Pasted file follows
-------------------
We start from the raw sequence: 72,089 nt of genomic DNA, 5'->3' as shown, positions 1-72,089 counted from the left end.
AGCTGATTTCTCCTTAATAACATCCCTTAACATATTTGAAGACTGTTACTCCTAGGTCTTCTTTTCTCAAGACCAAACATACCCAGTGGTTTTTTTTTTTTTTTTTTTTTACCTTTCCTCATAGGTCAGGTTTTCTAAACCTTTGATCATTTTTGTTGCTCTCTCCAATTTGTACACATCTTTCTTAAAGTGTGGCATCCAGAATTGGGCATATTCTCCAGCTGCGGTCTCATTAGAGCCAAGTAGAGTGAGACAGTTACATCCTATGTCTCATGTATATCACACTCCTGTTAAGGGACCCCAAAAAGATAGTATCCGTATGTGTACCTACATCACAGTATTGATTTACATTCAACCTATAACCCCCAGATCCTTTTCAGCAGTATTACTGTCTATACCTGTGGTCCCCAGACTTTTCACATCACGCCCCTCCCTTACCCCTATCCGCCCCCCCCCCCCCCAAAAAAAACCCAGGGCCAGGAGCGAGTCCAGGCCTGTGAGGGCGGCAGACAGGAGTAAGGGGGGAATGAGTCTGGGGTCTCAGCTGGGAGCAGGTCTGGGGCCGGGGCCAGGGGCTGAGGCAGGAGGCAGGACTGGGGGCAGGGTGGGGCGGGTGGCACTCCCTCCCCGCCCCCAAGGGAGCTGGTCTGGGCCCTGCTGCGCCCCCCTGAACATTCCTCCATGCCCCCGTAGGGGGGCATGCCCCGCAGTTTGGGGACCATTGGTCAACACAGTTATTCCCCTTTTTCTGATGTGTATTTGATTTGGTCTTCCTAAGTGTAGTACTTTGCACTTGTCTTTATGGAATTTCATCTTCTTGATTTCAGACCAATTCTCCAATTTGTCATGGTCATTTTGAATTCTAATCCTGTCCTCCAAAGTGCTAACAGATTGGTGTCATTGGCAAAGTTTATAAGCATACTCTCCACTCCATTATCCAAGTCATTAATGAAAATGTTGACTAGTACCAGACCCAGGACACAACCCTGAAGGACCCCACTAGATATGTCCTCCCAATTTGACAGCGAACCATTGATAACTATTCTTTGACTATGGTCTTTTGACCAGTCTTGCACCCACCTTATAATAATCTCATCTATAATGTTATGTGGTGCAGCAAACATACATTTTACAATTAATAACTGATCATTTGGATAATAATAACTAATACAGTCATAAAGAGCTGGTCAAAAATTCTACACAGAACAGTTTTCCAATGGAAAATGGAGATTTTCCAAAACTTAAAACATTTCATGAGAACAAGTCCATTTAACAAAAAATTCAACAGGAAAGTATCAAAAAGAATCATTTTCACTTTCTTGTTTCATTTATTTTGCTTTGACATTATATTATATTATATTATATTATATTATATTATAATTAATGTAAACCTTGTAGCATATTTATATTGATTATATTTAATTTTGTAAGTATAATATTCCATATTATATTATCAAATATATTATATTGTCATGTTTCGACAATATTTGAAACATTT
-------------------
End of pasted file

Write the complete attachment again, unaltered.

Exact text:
We start from the raw sequence: 72,089 nt of genomic DNA, 5'->3' as shown, positions 1-72,089 counted from the left end.
AGCTGATTTCTCCTTAATAACATCCCTTAACATATTTGAAGACTGTTACTCCTAGGTCTTCTTTTCTCAAGACCAAACATACCCAGTGGTTTTTTTTTTTTTTTTTTTTTACCTTTCCTCATAGGTCAGGTTTTCTAAACCTTTGATCATTTTTGTTGCTCTCTCCAATTTGTACACATCTTTCTTAAAGTGTGGCATCCAGAATTGGGCATATTCTCCAGCTGCGGTCTCATTAGAGCCAAGTAGAGTGAGACAGTTACATCCTATGTCTCATGTATATCACACTCCTGTTAAGGGACCCCAAAAAGATAGTATCCGTATGTGTACCTACATCACAGTATTGATTTACATTCAACCTATAACCCCCAGATCCTTTTCAGCAGTATTACTGTCTATACCTGTGGTCCCCAGACTTTTCACATCACGCCCCTCCCTTACCCCTATCCGCCCCCCCCCCCCCCAAAAAAAACCCAGGGCCAGGAGCGAGTCCAGGCCTGTGAGGGCGGCAGACAGGAGTAAGGGGGGAATGAGTCTGGGGTCTCAGCTGGGAGCAGGTCTGGGGCCGGGGCCAGGGGCTGAGGCAGGAGGCAGGACTGGGGGCAGGGTGGGGCGGGTGGCACTCCCTCCCCGCCCCCAAGGGAGCTGGTCTGGGCCCTGCTGCGCCCCCCTGAACATTCCTCCATGCCCCCGTAGGGGGGCATGCCCCGCAGTTTGGGGACCATTGGTCAACACAGTTATTCCCCTTTTTCTGATGTGTATTTGATTTGGTCTTCCTAAGTGTAGTACTTTGCACTTGTCTTTATGGAATTTCATCTTCTTGATTTCAGACCAATTCTCCAATTTGTCATGGTCATTTTGAATTCTAATCCTGTCCTCCAAAGTGCTAACAGATTGGTGTCATTGGCAAAGTTTATAAGCATACTCTCCACTCCATTATCCAAGTCATTAATGAAAATGTTGACTAGTACCAGACCCAGGACACAACCCTGAAGGACCCCACTAGATATGTCCTCCCAATTTGACAGCGAACCATTGATAACTATTCTTTGACTATGGTCTTTTGACCAGTCTTGCACCCACCTTATAATAATCTCATCTATAATGTTATGTGGTGCAGCAAACATACATTTTACAATTAATAACTGATCATTTGGATAATAATAACTAATACAGTCATAAAGAGCTGGTCAAAAATTCTACACAGAACAGTTTTCCAATGGAAAATGGAGATTTTCCAAAACTTAAAACATTTCATGAGAACAAGTCCATTTAACAAAAAATTCAACAGGAAAGTATCAAAAAGAATCATTTTCACTTTCTTGTTTCATTTATTTTGCTTTGACATTATATTATATTATATTATATTATATTATATTATAATTAATGTAAACCTTGTAGCATATTTATATTGATTATATTTAATTTTGTAAGTATAATATTCCATATTATATTATCAAATATATTATATTGTCATGTTTCGACAATATTTGAAACATTT